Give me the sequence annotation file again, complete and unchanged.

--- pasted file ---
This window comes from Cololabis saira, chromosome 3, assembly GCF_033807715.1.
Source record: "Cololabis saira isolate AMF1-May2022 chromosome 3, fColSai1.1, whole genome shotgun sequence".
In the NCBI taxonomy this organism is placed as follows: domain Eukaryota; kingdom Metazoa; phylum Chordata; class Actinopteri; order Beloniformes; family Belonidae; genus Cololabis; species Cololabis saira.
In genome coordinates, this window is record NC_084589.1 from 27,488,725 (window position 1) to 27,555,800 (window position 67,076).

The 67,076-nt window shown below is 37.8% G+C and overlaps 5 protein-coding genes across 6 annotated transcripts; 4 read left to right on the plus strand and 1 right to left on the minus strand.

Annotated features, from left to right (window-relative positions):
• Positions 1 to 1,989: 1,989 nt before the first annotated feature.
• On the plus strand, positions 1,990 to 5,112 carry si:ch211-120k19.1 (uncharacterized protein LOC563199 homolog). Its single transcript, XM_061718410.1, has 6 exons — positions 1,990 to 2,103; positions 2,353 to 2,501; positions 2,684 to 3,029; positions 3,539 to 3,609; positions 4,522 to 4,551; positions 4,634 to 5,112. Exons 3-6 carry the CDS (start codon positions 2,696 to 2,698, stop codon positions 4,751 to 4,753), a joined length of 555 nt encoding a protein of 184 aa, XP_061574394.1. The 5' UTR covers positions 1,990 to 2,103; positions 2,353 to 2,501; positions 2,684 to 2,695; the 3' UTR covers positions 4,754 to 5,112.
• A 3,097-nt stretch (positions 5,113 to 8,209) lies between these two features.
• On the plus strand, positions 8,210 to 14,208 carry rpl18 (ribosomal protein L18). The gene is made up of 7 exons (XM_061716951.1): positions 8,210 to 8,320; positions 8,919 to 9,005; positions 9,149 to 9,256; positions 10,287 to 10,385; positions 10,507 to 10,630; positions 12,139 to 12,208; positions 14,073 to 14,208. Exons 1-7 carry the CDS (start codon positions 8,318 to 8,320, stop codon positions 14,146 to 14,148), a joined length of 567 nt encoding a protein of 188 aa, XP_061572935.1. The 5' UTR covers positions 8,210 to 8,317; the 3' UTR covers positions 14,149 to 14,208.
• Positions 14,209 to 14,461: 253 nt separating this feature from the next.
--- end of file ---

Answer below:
This window comes from Cololabis saira, chromosome 3, assembly GCF_033807715.1.
Source record: "Cololabis saira isolate AMF1-May2022 chromosome 3, fColSai1.1, whole genome shotgun sequence".
In the NCBI taxonomy this organism is placed as follows: domain Eukaryota; kingdom Metazoa; phylum Chordata; class Actinopteri; order Beloniformes; family Belonidae; genus Cololabis; species Cololabis saira.
In genome coordinates, this window is record NC_084589.1 from 27,488,725 (window position 1) to 27,555,800 (window position 67,076).

The 67,076-nt window shown below is 37.8% G+C and overlaps 5 protein-coding genes across 6 annotated transcripts; 4 read left to right on the plus strand and 1 right to left on the minus strand.

Annotated features, from left to right (window-relative positions):
• Positions 1 to 1,989: 1,989 nt before the first annotated feature.
• On the plus strand, positions 1,990 to 5,112 carry si:ch211-120k19.1 (uncharacterized protein LOC563199 homolog). Its single transcript, XM_061718410.1, has 6 exons — positions 1,990 to 2,103; positions 2,353 to 2,501; positions 2,684 to 3,029; positions 3,539 to 3,609; positions 4,522 to 4,551; positions 4,634 to 5,112. Exons 3-6 carry the CDS (start codon positions 2,696 to 2,698, stop codon positions 4,751 to 4,753), a joined length of 555 nt encoding a protein of 184 aa, XP_061574394.1. The 5' UTR covers positions 1,990 to 2,103; positions 2,353 to 2,501; positions 2,684 to 2,695; the 3' UTR covers positions 4,754 to 5,112.
• A 3,097-nt stretch (positions 5,113 to 8,209) lies between these two features.
• On the plus strand, positions 8,210 to 14,208 carry rpl18 (ribosomal protein L18). The gene is made up of 7 exons (XM_061716951.1): positions 8,210 to 8,320; positions 8,919 to 9,005; positions 9,149 to 9,256; positions 10,287 to 10,385; positions 10,507 to 10,630; positions 12,139 to 12,208; positions 14,073 to 14,208. Exons 1-7 carry the CDS (start codon positions 8,318 to 8,320, stop codon positions 14,146 to 14,148), a joined length of 567 nt encoding a protein of 188 aa, XP_061572935.1. The 5' UTR covers positions 8,210 to 8,317; the 3' UTR covers positions 14,149 to 14,208.
• Positions 14,209 to 14,461: 253 nt separating this feature from the next.